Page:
As I plugged in various options to “build my own” SUV on the Web, I found that all those gizmos I liked in my BMW I could have in my SUV. Sure, the miles per gallon sucked, but was 14 or 15 mpg really that far away from the 19 mpg my BMW was getting?
The more I researched possible SUVs, the more I turned toward them. And so the next day I did it … I turned that corner again and went into the Land Rover dealership.
Hesitantly, I walked onto the showroom floor. And there it was — a big, black Land Rover Discovery II. Right there and then I knew I was going to own this vehicle. Some may call it impulse, but I’d like to call it a gut feeling.
After 20 minutes of climbing in and out of what was going to be my SUV, I approached a saleswoman. She was very casual yet very helpful — no heavy sales pitch, no “if you drive it off the lot today” deals, just pleasant, professional advice.
The next day at work, I asked a colleague who owns a Land Rover for his experiences. He gladly handed me his keys and out we went for a spin. Now I was really hooked. This was great! It wasn’t slow off the mark, it zipped up hills and was very roomy inside and very plush. And yes, I loved being high up and peering down on other drivers — well, the handful of drivers who weren’t in SUVs.
That evening I was back at the dealership, taking a “formal” test drive and loving every minute of it.
After some number crunching, I took my notes home to “think on it” — I mean, you don’t want to appear too eager do you?
The next morning I was on the phone with the dealership, putting a deposit down and making an appointment to do “the deal” that evening.
A few days later, it was official: I was a proud owner of an SUV. I’ve still got all the perks the BMW had — the 6-changer CD, the sunroof (actually, now I have two sunroofs), the dual climate control, the heated seats, etc. — plus a few more, though this isn’t surprising, given that BMW owned Land Rover for a while.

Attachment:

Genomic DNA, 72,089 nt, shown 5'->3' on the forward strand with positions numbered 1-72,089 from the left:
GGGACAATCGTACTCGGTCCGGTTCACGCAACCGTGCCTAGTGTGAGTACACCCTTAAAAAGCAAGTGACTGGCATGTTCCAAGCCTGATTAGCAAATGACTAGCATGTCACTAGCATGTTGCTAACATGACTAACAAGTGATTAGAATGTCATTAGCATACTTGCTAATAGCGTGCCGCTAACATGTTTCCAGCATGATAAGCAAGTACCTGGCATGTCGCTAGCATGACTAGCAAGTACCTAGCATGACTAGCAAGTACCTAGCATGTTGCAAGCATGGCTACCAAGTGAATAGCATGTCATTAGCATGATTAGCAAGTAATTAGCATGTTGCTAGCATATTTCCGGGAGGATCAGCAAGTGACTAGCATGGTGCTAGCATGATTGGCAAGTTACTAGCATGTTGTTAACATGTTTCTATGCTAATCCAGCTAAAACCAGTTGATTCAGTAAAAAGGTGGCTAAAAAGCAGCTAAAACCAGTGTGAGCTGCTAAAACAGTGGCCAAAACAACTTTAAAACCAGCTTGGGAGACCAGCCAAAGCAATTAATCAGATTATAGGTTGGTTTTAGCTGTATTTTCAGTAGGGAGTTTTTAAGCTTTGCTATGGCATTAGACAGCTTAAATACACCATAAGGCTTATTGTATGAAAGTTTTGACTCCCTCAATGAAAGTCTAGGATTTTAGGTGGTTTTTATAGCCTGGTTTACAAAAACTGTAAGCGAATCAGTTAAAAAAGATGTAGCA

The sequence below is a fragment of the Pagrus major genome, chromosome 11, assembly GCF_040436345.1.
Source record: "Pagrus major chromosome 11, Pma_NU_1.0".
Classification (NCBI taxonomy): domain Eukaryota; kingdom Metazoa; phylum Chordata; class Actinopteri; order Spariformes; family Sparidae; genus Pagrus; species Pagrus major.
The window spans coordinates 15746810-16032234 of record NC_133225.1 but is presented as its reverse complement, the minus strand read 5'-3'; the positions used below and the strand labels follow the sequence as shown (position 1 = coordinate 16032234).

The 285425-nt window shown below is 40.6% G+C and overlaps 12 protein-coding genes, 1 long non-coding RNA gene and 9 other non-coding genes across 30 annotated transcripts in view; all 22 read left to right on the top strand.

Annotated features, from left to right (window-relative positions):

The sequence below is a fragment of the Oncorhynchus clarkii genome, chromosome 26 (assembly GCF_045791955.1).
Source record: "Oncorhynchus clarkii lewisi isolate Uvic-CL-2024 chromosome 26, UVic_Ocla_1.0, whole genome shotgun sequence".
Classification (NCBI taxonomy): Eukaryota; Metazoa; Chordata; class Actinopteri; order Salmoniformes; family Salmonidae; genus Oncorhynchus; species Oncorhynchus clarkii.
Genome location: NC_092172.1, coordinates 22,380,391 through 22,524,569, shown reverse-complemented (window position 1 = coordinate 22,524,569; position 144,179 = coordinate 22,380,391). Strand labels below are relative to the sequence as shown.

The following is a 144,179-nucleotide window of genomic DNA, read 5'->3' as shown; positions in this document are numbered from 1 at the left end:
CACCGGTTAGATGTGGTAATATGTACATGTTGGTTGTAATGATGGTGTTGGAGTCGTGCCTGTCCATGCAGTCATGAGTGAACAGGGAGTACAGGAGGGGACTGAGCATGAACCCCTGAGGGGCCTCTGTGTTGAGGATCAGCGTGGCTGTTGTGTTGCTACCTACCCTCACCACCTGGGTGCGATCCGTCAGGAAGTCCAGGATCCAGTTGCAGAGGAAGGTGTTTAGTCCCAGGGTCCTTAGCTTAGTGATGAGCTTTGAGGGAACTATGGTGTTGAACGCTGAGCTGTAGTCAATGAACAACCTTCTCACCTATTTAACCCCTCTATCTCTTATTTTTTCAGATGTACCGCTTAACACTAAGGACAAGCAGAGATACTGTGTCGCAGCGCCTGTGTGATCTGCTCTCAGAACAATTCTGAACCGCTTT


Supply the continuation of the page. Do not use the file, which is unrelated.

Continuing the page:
Granted, it doesn’t get to 55 mph (and beyond) as quickly as the BMW did, but my Land Rover cruises very nicely. It is actually more comfortable to ride in than the M3 ever was. I can transport almost anything in it, and contrary to my initial fears, it corners just fine.
I admit the first time I had to fill it up with gas I nearly passed out in front of the gas pump — how much more gas did this thing take?
But after a few weeks it turned out that the mpg of the Land Rover wasn’t that far short of what the M3 got, so my worries faded.
Now, I know a BMW M3 is not a fuel-efficient car relative to a Ford Taurus and so the comparison with a Land Rover Discovery is an unfair one. However, the Land Rover is just as luxurious, runs better, is more versatile, and feels safer than the BMW … and is under warranty!
I’m sure if gas hits $3 a gallon this summer, I may think “Was this wise?” But to be honest, I doubt it. Just like all of you long-time SUV owners out there, I choose to pay to fill up my gas-guzzling SUV because I like it and enjoy driving it. And at the end of the day, that’s what it comes down to — choice.